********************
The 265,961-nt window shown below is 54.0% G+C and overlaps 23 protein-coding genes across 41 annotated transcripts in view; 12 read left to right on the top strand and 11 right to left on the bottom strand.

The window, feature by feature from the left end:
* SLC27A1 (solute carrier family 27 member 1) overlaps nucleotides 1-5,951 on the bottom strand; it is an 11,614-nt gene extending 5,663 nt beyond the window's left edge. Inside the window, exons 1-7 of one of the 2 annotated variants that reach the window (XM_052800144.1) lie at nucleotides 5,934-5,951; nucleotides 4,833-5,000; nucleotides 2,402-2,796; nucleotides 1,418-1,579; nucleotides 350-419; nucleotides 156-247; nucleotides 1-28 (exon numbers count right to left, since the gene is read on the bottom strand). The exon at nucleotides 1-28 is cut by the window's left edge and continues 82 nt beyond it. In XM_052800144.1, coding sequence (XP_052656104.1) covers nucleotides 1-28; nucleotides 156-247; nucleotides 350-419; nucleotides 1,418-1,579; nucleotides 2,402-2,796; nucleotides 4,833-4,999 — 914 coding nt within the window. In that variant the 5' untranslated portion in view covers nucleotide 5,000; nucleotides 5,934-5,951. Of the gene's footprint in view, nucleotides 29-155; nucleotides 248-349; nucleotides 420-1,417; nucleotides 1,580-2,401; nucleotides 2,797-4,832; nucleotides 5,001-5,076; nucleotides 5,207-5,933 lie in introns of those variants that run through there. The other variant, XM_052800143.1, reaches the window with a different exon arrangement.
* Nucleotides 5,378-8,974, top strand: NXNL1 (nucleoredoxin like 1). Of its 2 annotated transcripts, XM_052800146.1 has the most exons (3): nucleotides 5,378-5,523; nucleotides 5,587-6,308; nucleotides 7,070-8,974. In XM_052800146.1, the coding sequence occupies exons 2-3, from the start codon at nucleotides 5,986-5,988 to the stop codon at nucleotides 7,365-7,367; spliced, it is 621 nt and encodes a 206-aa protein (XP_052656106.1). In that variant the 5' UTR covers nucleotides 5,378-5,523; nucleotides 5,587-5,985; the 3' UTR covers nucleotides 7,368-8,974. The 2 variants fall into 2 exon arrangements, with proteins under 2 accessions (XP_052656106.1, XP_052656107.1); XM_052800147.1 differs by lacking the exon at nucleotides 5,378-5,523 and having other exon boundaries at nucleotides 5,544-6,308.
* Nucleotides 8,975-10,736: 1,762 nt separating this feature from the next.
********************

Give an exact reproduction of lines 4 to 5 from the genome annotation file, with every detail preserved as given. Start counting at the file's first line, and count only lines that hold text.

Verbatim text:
* Nucleotides 5,378-8,974, top strand: NXNL1 (nucleoredoxin like 1). Of its 2 annotated transcripts, XM_052800146.1 has the most exons (3): nucleotides 5,378-5,523; nucleotides 5,587-6,308; nucleotides 7,070-8,974. In XM_052800146.1, the coding sequence occupies exons 2-3, from the start codon at nucleotides 5,986-5,988 to the stop codon at nucleotides 7,365-7,367; spliced, it is 621 nt and encodes a 206-aa protein (XP_052656106.1). In that variant the 5' UTR covers nucleotides 5,378-5,523; nucleotides 5,587-5,985; the 3' UTR covers nucleotides 7,368-8,974. The 2 variants fall into 2 exon arrangements, with proteins under 2 accessions (XP_052656106.1, XP_052656107.1); XM_052800147.1 differs by lacking the exon at nucleotides 5,378-5,523 and having other exon boundaries at nucleotides 5,544-6,308.
* Nucleotides 8,975-10,736: 1,762 nt separating this feature from the next.